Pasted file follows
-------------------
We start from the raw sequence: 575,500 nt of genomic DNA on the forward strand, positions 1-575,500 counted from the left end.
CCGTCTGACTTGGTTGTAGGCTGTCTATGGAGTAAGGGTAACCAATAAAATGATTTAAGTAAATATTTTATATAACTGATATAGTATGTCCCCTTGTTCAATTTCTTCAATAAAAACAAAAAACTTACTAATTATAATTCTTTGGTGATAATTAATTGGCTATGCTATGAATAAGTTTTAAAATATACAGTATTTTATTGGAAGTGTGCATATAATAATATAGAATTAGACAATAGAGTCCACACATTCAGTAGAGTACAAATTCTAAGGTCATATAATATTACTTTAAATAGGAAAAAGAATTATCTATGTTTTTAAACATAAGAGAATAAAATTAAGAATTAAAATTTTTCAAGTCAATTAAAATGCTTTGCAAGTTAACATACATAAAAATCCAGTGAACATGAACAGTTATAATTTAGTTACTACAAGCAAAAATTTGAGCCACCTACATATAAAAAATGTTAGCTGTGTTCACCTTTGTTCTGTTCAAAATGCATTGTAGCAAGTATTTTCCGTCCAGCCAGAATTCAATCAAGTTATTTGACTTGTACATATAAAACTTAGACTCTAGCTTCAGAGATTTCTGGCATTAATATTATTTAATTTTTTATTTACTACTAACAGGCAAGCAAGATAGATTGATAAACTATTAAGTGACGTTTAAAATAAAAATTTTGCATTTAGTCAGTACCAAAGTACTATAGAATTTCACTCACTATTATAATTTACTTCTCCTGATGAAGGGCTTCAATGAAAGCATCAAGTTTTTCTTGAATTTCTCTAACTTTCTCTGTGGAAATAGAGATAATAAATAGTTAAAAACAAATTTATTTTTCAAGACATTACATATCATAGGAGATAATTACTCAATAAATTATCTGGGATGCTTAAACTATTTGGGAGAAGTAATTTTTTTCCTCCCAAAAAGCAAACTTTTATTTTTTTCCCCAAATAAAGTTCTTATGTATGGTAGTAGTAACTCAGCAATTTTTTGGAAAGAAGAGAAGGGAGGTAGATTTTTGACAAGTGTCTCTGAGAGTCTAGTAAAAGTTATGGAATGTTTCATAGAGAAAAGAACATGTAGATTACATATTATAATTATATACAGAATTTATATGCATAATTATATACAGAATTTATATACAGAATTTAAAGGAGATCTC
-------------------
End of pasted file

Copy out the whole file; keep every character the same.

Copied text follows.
We start from the raw sequence: 575,500 nt of genomic DNA on the forward strand, positions 1-575,500 counted from the left end.
CCGTCTGACTTGGTTGTAGGCTGTCTATGGAGTAAGGGTAACCAATAAAATGATTTAAGTAAATATTTTATATAACTGATATAGTATGTCCCCTTGTTCAATTTCTTCAATAAAAACAAAAAACTTACTAATTATAATTCTTTGGTGATAATTAATTGGCTATGCTATGAATAAGTTTTAAAATATACAGTATTTTATTGGAAGTGTGCATATAATAATATAGAATTAGACAATAGAGTCCACACATTCAGTAGAGTACAAATTCTAAGGTCATATAATATTACTTTAAATAGGAAAAAGAATTATCTATGTTTTTAAACATAAGAGAATAAAATTAAGAATTAAAATTTTTCAAGTCAATTAAAATGCTTTGCAAGTTAACATACATAAAAATCCAGTGAACATGAACAGTTATAATTTAGTTACTACAAGCAAAAATTTGAGCCACCTACATATAAAAAATGTTAGCTGTGTTCACCTTTGTTCTGTTCAAAATGCATTGTAGCAAGTATTTTCCGTCCAGCCAGAATTCAATCAAGTTATTTGACTTGTACATATAAAACTTAGACTCTAGCTTCAGAGATTTCTGGCATTAATATTATTTAATTTTTTATTTACTACTAACAGGCAAGCAAGATAGATTGATAAACTATTAAGTGACGTTTAAAATAAAAATTTTGCATTTAGTCAGTACCAAAGTACTATAGAATTTCACTCACTATTATAATTTACTTCTCCTGATGAAGGGCTTCAATGAAAGCATCAAGTTTTTCTTGAATTTCTCTAACTTTCTCTGTGGAAATAGAGATAATAAATAGTTAAAAACAAATTTATTTTTCAAGACATTACATATCATAGGAGATAATTACTCAATAAATTATCTGGGATGCTTAAACTATTTGGGAGAAGTAATTTTTTTCCTCCCAAAAAGCAAACTTTTATTTTTTTCCCCAAATAAAGTTCTTATGTATGGTAGTAGTAACTCAGCAATTTTTTGGAAAGAAGAGAAGGGAGGTAGATTTTTGACAAGTGTCTCTGAGAGTCTAGTAAAAGTTATGGAATGTTTCATAGAGAAAAGAACATGTAGATTACATATTATAATTATATACAGAATTTATATGCATAATTATATACAGAATTTATATACAGAATTTAAAGGAGATCTC